With First Lady Michelle Obama launching a nationwide campaign tackling childhood obesity, we've been hearing a lot about the issue in the news lately. This morning, CNN.com covered the story and asked how parents can best talk with their children about potential weight problems. Lucile Packard Children's Hospital pediatrician Thomas Robinson, MD, shared his thoughts:
It's better to address a weight problem with children directly rather than pretending it doesn't exist, said Dr. Tom Robinson, the director of the Center for Healthy Weight at the Stanford University School of Medicine.
"In our experience, obese children know that they are heavy. They may compare themselves with their peers or kids they see in the media and, not infrequently, they may have been teased about their weight," he said.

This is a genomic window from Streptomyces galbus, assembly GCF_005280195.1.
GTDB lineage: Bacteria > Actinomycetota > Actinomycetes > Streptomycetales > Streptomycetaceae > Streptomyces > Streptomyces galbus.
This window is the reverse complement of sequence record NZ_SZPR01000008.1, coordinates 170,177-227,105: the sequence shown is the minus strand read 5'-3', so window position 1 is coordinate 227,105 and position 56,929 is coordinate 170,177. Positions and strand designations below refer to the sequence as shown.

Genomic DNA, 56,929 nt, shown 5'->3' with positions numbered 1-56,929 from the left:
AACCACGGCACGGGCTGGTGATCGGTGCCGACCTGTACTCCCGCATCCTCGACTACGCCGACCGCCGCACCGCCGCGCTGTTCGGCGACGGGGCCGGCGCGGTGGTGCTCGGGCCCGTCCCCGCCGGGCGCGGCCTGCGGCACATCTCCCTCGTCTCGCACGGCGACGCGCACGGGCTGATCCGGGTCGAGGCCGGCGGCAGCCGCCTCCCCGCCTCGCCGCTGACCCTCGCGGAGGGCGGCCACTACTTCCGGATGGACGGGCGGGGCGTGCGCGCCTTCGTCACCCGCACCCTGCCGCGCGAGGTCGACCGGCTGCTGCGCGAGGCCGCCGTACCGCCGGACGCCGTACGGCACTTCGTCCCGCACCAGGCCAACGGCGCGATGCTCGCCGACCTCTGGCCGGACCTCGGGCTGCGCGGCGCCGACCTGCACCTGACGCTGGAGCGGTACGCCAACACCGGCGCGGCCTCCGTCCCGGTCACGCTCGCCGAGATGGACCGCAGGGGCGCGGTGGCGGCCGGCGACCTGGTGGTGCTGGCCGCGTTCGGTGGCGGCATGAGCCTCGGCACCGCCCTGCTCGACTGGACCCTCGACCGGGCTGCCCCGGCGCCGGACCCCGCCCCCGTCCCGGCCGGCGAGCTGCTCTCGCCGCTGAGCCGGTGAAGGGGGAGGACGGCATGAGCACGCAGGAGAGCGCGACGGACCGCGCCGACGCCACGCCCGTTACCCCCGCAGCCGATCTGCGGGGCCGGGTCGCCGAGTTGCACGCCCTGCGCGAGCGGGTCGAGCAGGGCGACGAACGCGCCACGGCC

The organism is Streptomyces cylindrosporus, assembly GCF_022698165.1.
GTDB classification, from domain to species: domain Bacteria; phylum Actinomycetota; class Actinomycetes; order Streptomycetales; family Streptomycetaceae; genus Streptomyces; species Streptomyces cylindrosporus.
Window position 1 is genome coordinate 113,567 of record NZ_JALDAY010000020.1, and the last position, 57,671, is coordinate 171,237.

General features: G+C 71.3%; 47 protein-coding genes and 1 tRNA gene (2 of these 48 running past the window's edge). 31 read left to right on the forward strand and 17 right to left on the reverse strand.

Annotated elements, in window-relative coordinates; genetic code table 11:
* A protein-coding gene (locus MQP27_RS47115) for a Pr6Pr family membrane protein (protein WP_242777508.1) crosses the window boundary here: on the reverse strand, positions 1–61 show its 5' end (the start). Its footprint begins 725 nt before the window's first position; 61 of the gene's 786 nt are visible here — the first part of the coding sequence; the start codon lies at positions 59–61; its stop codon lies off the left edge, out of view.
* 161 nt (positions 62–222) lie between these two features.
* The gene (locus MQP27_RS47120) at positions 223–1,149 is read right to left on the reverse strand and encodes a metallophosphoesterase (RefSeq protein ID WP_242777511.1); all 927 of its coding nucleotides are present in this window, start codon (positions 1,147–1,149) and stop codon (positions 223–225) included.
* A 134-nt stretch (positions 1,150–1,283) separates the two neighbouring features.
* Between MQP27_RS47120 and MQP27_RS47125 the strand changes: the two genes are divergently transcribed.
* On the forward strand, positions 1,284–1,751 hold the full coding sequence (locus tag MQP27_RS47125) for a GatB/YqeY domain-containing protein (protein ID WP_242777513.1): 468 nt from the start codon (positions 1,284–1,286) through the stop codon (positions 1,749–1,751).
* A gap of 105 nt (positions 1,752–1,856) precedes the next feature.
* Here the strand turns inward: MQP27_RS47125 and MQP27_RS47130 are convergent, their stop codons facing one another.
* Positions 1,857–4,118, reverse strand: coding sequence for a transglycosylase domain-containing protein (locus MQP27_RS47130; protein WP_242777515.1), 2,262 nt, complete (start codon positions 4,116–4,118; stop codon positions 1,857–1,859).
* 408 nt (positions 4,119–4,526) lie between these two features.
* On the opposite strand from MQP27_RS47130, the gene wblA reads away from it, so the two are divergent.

Parents should have an open dialogue with their children and assure them they are loved regardless of weight, he said.
Robinson and other experts went on to provide more specific advice for parents, including the need to focus on health, not weight; treat children equally; be a partner in health - not a policeman; and create an open environment for discussion.
Previously: Experts provide tips on healthier holiday eating for kids